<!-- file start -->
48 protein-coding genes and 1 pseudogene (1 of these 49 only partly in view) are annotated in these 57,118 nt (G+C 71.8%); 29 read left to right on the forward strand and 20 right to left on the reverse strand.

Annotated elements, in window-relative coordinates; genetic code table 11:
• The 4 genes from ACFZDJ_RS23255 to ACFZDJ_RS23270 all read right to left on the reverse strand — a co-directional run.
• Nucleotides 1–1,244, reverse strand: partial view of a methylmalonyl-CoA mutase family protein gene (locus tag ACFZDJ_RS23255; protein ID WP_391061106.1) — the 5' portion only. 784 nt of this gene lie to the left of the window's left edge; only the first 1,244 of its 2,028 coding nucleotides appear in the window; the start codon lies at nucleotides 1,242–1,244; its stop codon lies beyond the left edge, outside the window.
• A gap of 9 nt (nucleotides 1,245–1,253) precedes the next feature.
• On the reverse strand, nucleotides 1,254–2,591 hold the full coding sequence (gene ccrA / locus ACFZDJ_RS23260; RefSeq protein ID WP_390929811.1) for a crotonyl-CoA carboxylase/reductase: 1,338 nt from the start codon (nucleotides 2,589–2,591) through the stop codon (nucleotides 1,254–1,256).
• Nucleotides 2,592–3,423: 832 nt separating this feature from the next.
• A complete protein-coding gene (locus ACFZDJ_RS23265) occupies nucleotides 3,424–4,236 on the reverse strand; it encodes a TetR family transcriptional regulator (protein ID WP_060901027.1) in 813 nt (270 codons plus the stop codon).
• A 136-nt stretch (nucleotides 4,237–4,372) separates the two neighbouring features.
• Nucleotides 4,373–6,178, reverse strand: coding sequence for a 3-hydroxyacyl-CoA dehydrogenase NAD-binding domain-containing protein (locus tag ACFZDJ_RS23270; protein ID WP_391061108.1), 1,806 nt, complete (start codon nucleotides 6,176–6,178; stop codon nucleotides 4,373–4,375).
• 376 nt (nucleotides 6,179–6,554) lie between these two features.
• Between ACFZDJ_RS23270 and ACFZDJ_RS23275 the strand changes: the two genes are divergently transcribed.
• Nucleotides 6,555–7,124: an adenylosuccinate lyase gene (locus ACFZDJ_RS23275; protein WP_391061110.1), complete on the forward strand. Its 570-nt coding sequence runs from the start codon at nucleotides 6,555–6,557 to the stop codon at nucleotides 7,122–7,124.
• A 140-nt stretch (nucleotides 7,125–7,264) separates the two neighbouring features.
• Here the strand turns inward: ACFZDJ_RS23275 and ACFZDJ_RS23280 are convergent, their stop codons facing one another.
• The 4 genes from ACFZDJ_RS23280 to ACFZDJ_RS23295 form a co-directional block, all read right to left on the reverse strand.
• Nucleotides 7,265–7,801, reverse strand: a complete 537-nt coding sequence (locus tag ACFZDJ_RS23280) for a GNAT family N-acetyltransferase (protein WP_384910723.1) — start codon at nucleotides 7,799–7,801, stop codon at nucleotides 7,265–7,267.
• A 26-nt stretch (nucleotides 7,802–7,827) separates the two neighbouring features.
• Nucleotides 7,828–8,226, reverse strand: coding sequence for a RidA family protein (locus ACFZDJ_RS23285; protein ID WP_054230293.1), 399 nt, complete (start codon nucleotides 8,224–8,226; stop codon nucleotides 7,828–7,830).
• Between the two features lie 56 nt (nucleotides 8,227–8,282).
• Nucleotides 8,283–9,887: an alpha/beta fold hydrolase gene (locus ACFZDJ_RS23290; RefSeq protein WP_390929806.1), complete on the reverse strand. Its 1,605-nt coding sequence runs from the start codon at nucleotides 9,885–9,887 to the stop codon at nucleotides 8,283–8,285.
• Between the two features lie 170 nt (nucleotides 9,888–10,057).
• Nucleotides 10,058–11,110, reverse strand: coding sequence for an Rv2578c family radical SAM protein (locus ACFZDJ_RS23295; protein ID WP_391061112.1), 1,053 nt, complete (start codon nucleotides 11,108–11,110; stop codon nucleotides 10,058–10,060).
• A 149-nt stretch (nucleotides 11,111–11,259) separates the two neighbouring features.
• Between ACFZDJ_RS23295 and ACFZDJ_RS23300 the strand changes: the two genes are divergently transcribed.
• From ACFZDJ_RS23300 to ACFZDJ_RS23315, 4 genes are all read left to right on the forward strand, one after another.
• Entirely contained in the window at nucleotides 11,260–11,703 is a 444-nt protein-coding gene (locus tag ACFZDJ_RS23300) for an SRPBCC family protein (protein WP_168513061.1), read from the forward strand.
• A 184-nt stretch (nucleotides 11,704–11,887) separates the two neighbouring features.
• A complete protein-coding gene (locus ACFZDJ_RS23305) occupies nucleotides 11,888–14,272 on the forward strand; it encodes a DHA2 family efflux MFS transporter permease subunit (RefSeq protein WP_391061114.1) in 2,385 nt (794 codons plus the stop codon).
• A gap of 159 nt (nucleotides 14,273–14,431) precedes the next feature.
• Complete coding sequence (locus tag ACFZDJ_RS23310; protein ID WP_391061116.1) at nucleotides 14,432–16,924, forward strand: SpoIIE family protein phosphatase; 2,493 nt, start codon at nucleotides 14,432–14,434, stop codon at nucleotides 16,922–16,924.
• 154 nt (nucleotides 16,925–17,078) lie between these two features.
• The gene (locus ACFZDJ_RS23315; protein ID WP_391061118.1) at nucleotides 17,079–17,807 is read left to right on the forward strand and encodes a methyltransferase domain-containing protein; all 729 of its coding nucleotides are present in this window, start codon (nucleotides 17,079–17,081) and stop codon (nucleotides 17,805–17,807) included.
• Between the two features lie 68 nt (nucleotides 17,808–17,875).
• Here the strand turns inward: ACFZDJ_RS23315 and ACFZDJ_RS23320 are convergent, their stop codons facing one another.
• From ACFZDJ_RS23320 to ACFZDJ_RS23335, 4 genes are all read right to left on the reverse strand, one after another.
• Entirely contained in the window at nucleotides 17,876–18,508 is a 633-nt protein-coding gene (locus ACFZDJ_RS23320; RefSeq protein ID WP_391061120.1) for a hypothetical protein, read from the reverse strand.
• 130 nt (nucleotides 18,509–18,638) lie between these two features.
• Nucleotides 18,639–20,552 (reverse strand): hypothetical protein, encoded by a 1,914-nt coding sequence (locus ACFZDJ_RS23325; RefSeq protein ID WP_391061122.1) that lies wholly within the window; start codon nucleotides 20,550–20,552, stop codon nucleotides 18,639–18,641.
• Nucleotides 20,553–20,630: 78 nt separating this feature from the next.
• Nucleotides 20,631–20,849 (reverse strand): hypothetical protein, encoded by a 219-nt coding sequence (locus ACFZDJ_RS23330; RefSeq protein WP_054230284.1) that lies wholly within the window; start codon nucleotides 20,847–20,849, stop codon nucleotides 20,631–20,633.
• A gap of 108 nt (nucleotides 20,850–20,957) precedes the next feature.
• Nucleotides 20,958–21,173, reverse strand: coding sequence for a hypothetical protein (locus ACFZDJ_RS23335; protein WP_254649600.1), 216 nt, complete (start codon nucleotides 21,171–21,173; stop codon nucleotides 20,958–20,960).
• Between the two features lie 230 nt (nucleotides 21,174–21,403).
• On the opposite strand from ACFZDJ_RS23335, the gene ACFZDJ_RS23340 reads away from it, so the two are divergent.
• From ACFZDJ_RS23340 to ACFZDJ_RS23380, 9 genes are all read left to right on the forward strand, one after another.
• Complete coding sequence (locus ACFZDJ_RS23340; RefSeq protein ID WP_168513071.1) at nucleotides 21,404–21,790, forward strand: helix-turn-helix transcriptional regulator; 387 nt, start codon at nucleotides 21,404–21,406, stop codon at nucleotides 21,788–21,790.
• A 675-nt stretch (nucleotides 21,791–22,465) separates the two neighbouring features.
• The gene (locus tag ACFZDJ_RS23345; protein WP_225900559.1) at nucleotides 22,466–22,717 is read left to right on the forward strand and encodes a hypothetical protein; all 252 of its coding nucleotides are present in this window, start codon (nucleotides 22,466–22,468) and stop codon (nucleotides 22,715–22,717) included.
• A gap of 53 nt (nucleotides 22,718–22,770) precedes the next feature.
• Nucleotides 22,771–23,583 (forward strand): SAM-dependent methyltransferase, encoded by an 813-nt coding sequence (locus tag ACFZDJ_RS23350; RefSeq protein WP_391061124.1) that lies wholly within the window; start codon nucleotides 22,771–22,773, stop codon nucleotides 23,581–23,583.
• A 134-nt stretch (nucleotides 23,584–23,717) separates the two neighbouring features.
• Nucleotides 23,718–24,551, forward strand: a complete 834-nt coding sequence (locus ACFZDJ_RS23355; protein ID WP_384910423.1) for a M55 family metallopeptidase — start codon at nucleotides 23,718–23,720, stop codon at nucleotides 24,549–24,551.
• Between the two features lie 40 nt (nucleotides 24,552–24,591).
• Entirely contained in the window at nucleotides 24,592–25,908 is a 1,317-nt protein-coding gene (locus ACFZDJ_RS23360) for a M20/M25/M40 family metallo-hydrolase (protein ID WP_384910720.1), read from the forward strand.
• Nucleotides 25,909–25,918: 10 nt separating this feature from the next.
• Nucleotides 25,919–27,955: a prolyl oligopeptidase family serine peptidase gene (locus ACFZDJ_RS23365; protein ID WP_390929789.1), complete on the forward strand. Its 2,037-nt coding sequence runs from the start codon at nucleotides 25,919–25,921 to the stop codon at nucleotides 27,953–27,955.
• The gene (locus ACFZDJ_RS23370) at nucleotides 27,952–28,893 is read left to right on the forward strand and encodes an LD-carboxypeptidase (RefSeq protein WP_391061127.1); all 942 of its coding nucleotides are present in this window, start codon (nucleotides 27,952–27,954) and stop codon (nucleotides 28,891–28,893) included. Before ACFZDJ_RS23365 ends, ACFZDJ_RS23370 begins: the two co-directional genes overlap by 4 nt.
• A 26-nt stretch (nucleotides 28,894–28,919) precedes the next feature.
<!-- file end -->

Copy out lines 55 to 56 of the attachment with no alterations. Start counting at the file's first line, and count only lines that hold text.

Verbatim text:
• Entirely contained in the window at nucleotides 24,592–25,908 is a 1,317-nt protein-coding gene (locus ACFZDJ_RS23360) for a M20/M25/M40 family metallo-hydrolase (protein ID WP_384910720.1), read from the forward strand.
• Nucleotides 25,909–25,918: 10 nt separating this feature from the next.